News that the course would be reversed drew a packed house to the Press Conference and Skippers' Briefing. It was standing room only, as world-class professional sailors and experienced offshore Corinthians listened in.

Sir Robin Knox-Johnston was a panellist at the Press Conference, made up of a broad cross-section of the 200 sailors from all over the world who will be taking part in the race. Sir Robin will be competing two handed at 75 years old. The offshore legend has raced around Britain and Ireland eight times before and was the first man to race around the world non-stop, single-handed.

Read more: Running with Bertha

   

RORC Race Committee to reverse the course

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2014 Race Updates

Written by RORC Saturday, 09 August 2014 14:17

"In consideration of the weather forecast for the foreseeable future showing a low pressure moving through The Channel in the early hours of the morning and eventually becoming stationary over Northern Scotland bringing a strong Westerly to North Westerly airflow for the first days of the race, it has been decided by the Race Committee to reverse the course to sail anticlockwise around Great Britain and Ireland. The decision was based on aiming to provide a more enjoyable race for all the yachts in the fleet.

The start will still be from the Royal Yacht Squadron to the East."

RORC Race Committee

   

Ballistic Start Predicted

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2014 Press Releases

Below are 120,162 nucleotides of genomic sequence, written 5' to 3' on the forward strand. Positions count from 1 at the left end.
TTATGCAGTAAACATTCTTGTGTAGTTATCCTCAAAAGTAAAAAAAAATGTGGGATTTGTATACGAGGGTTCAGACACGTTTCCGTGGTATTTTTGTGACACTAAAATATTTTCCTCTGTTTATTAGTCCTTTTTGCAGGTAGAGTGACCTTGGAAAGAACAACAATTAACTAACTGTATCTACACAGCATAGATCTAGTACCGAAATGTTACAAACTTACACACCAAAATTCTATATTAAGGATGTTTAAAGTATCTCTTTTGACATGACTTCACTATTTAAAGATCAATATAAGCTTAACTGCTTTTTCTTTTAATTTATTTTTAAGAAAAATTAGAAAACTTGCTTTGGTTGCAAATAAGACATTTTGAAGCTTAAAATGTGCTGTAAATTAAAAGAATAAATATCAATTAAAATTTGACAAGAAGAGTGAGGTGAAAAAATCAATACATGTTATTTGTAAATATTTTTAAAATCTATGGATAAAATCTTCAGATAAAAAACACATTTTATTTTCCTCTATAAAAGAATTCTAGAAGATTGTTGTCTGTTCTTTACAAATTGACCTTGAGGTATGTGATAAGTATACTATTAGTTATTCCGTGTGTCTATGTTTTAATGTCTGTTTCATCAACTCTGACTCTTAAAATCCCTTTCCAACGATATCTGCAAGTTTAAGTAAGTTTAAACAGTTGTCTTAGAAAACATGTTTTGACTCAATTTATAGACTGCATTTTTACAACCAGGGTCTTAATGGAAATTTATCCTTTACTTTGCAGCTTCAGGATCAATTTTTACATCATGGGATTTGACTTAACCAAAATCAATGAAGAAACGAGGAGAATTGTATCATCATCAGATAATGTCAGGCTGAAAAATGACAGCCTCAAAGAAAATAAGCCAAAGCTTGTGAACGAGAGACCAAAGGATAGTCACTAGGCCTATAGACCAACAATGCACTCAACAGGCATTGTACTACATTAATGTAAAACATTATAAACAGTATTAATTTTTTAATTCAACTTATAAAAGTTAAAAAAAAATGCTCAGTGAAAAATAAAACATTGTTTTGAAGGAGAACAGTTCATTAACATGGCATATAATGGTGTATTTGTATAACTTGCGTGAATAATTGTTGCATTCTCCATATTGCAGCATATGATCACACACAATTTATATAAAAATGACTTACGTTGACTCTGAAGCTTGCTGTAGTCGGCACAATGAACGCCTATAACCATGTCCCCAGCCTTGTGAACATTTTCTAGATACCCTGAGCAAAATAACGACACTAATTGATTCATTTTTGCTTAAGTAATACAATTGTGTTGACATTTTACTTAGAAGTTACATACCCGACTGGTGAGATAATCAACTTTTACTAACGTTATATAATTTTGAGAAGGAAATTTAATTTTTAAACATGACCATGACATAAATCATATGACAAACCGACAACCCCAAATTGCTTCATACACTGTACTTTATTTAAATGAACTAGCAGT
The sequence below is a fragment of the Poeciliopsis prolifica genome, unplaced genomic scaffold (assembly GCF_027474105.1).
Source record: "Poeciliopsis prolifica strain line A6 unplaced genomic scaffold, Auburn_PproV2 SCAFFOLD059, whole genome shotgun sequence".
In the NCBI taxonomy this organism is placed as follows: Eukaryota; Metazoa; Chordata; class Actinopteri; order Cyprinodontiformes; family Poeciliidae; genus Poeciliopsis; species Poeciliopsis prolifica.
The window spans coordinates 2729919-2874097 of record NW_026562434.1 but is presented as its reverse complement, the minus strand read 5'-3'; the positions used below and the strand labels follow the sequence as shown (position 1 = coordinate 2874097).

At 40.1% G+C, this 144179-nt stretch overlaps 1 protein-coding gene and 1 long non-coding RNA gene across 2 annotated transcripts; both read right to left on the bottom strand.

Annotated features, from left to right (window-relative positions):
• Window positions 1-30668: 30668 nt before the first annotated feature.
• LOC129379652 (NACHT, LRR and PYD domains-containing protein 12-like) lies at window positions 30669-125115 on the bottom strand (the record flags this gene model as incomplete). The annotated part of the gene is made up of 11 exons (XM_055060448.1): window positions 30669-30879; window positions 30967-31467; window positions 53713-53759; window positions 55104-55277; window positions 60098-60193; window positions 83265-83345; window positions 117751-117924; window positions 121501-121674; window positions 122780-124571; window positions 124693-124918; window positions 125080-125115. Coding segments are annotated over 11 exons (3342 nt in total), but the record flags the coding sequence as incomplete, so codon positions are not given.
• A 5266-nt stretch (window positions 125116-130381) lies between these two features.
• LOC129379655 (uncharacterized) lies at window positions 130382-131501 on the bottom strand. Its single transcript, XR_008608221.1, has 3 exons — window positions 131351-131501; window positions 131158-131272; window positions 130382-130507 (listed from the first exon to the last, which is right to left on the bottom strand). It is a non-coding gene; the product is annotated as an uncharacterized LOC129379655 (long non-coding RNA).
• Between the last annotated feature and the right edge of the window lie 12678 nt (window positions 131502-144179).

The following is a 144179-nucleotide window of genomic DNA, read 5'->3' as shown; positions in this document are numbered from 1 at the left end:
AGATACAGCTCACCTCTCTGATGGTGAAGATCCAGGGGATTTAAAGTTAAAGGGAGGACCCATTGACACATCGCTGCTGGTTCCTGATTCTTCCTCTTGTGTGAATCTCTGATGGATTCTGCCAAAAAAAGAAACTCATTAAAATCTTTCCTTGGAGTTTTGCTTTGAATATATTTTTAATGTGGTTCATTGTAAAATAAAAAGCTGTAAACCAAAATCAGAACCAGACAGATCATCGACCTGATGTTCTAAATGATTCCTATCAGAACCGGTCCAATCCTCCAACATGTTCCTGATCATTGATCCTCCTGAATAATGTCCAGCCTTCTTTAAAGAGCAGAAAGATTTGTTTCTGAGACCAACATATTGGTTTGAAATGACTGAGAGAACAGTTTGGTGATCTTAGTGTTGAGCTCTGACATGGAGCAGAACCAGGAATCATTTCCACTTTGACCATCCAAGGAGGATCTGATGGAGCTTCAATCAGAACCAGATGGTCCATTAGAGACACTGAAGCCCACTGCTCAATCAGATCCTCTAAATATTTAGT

Written by RORC Saturday, 09 August 2014 11:37

Varuna, Ker 51 sailed by Jens Kellinghusen. Credit: Tim Wright/www.photoaction.comOver 200 competitors are spending their last day ashore before the start of the Sevenstar Round Britain and Ireland Race at 1200 BST Sunday 10th August. The weather conditions for the race have been the main topic of conversation and it looks like it will be a ballistic start to the 1800 mile non-stop race.

Last night's closing firework display for AAM Cowes Week was a damp affair, a precursor for the days ahead as the remnant of Hurricane Bertha is set to arrive today. Severe weather warnings have been issued for torrential downpours across England and Wales, and the weather forecast for tomorrow is predicting a feisty start to the race.

"The two weather models we are looking at don't quite agree but it is definitely going to be a windy start," commented Abu Dhabi Ocean Racing's navigator, Simon Fisher. "At the moment we could see as much as 30 knots of wind from the southwest at the start, with gusts even higher. The other scenario would put the direction more to the west and have slightly less wind, maybe 25 knots. However, the wind angle at the start will be right on the sweet spot for the VO65s and we could easily see 25 knots of boat speed as we fly downwind off the start line. It is the first time five of the boats have lined up and we are all eager to get going."